Tag Archives: job references

How To Deal With Bad References That Cannot Be Avoided

Evil man with a banana

The best way to protect yourself from a bad reference

What can you do if you know a reference check is going to kill you?  Here is what happened to a candidate I placed.

He told me, “I only have 3 references from my previous job. That’s all the guys who worked there.  My 2 coworkers will tell you how well I worked.  The owner will only bad mouth me.  He’s mad that I am leaving after 3 years.”

I called, and the owner was a terrible reference.  Since I checked all the references I was able to prepare the hiring company for what I heard.  They wanted to call to verify what I said. I cautioned them to find out what really ticked off the old boss.  It was things like, “He only gave me 6 weeks notice before he left. I may not have given him a raise in 3 years, but he’s essential to the project.  He knows that, and he is leaving.  He’s a quitter. I hate him and would never recommend him to anybody.”

I had them really dig into performance. I gave them specific questions to ask. The boss couldn’t deny the candidate’s accomplishments.  His answers were, “Yes, he did that well, but you don’t understand.  I hate the guy because….”

That candidate was hired. He got a 50% raise at his new job.  No kidding.

The easiest way to deal with a bad reference is not to give out that name.  In some cases the company insists on a specific reference, and you know it will be bad. Tell them in advance what the complaints will be.  Tell them precisely what to ask and how to word it. What does the bad reference have to confirm you did well?

It’s an uphill climb, but you can often overcome a bad reference you can’t avoid. You just have to prepare the ground in advance.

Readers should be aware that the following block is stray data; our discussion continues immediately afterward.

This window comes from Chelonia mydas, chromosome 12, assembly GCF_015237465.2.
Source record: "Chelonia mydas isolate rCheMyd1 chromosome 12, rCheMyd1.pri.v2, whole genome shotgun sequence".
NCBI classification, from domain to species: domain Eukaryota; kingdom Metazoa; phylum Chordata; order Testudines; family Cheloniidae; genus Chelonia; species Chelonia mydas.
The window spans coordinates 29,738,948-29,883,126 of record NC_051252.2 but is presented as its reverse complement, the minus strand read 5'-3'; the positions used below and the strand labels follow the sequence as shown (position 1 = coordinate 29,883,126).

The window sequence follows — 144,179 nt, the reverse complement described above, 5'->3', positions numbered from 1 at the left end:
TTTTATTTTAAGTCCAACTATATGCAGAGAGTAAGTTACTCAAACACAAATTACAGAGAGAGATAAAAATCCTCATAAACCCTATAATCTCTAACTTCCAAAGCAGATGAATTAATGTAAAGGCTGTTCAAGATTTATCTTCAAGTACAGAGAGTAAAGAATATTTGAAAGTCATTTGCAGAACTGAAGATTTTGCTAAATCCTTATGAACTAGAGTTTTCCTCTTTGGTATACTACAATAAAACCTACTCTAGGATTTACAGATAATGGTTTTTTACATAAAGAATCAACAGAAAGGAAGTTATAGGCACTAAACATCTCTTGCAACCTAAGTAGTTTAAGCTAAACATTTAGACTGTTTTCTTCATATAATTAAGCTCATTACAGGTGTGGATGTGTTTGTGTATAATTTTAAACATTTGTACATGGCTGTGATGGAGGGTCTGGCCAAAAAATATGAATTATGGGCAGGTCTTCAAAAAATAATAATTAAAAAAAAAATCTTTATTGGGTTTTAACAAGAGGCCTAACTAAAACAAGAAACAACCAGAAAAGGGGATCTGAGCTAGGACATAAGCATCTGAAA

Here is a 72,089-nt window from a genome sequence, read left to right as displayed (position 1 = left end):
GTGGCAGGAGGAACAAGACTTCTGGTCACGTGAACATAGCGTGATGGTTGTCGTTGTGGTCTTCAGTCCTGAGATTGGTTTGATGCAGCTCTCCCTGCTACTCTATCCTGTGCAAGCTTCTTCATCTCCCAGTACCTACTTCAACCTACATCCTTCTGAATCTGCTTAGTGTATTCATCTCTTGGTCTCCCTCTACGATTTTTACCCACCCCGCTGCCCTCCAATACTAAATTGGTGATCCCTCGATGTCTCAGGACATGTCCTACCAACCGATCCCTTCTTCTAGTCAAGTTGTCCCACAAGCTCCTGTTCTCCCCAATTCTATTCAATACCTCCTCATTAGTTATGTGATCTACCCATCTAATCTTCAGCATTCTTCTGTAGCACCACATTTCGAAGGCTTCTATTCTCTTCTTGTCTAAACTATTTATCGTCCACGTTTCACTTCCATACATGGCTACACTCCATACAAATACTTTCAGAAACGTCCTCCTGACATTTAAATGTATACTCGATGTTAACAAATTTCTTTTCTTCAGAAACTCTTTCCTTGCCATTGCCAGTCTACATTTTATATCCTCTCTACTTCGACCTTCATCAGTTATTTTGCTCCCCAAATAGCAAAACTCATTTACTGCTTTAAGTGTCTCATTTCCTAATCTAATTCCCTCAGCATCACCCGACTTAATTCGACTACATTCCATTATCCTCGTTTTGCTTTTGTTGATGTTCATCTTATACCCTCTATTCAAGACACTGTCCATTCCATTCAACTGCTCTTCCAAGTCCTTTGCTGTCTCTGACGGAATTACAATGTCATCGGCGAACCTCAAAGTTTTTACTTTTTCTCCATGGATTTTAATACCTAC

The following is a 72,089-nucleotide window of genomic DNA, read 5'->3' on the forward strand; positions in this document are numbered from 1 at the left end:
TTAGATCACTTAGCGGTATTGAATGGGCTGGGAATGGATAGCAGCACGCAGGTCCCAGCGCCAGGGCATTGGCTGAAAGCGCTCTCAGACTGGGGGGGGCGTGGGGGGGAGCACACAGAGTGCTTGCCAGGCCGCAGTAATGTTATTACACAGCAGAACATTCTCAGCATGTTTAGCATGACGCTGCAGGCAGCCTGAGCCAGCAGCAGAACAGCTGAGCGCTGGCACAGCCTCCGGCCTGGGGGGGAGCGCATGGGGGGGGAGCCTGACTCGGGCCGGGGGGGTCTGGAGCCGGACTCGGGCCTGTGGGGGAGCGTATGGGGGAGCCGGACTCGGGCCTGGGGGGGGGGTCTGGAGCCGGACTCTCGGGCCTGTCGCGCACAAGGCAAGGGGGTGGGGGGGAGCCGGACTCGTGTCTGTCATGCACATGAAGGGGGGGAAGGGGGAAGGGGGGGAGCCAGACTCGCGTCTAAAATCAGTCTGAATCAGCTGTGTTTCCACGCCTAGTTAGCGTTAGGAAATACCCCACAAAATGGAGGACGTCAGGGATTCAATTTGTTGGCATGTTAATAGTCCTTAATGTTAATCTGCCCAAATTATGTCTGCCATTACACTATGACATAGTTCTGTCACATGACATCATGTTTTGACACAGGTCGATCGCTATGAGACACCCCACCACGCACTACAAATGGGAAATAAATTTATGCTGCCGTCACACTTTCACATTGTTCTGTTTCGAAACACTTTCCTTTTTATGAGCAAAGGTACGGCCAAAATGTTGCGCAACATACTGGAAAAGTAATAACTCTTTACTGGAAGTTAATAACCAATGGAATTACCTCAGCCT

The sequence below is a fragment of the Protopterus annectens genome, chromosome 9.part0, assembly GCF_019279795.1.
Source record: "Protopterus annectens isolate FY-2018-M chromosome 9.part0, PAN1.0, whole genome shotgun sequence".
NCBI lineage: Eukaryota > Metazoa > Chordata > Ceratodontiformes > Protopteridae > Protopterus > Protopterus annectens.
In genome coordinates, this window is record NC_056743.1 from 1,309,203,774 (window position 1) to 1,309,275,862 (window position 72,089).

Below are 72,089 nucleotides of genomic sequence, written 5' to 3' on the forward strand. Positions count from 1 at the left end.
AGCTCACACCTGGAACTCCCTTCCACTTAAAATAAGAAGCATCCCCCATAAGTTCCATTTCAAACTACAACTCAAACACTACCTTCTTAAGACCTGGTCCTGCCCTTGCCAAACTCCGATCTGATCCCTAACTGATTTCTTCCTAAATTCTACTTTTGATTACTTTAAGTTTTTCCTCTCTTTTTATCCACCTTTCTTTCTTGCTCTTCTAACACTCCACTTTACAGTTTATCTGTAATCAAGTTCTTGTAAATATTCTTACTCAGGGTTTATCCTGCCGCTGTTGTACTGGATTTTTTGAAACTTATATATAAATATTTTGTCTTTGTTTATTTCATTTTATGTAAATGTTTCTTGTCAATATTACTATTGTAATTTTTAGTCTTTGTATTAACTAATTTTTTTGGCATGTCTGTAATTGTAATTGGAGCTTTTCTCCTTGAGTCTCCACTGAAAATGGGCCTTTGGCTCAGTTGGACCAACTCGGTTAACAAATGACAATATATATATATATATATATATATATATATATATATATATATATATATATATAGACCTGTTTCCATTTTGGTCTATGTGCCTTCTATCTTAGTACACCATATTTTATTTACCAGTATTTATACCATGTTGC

Something To Do Today

Go back over that list of potential references.  Expand it again.  You will never be hurt by having too many good solid references to choose from.

Next I’ll talk about the references that you don’t know are killing your job opportunities.

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Coming up:     References – phantom friends

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9 Job References Most People Overlook

be believable

Be believable with great references

Why do you have to have real job references? To be believable.

When you say it, it’s suspect selling.  When your old boss says it, it’s absolute proof.

When your friend puts your resume on the desk of her boss and says, “Jill is the best salesperson I’ve ever met,” that’s not a reference. She never worked with you. It is only a fantastic introduction.  So get your friend to do that, and also find real references.

The people you choose as references need to know how well you work.  If you provide your pastor, a bowling buddy and your son’s Scoutmaster as references, it will work against you.  People who check references want to know how well you work, not how well you sit in church, drink beer, or drop off hikers.

When you give people you have not worked with as all of your references, you wave a big red flag in front of your candidacy.  The hiring manager will wonder why you have no coworkers you can trust.  Isn’t there someone you worked with in the past who can say something nice about you?

Don’t limit yourself to coworkers and bosses.  Try these references:

  • A secretary or administrative assistant who you constantly worked with
  • Suppliers you dealt with extensively, more than just order takers
  • Contractors you worked with, supervised, or reported to
  • People you sold to
  • Salespeople you negotiated with
  • The person who always came to you with questions
  • A business rival you constantly competed with and sometimes beat
  • Someone from where you do a lot of real work as a volunteer – hours weekly
  • A teacher who supervised a big project (only if you are fresh out of school)

Your current job and previous jobs are your biggest assets in a job search.  Use your jobs to prove how well you will work for your new company.  The bad news is if you screwed up on two jobs in a row, you are going to have a hard time getting hired. The good news is if you impressed three people at your old jobs, those are the only three you have to give as references.

Something To Do Today

In your job journal list the people you impressed in the last 5 years.  Use the suggestions above to add people beyond your coworkers, bosses and subordinates.

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Coming up:Bad references

You can’t rollerskate in a buffalo herd

Resume magic

Imperfect and highly paid

The most common interview questions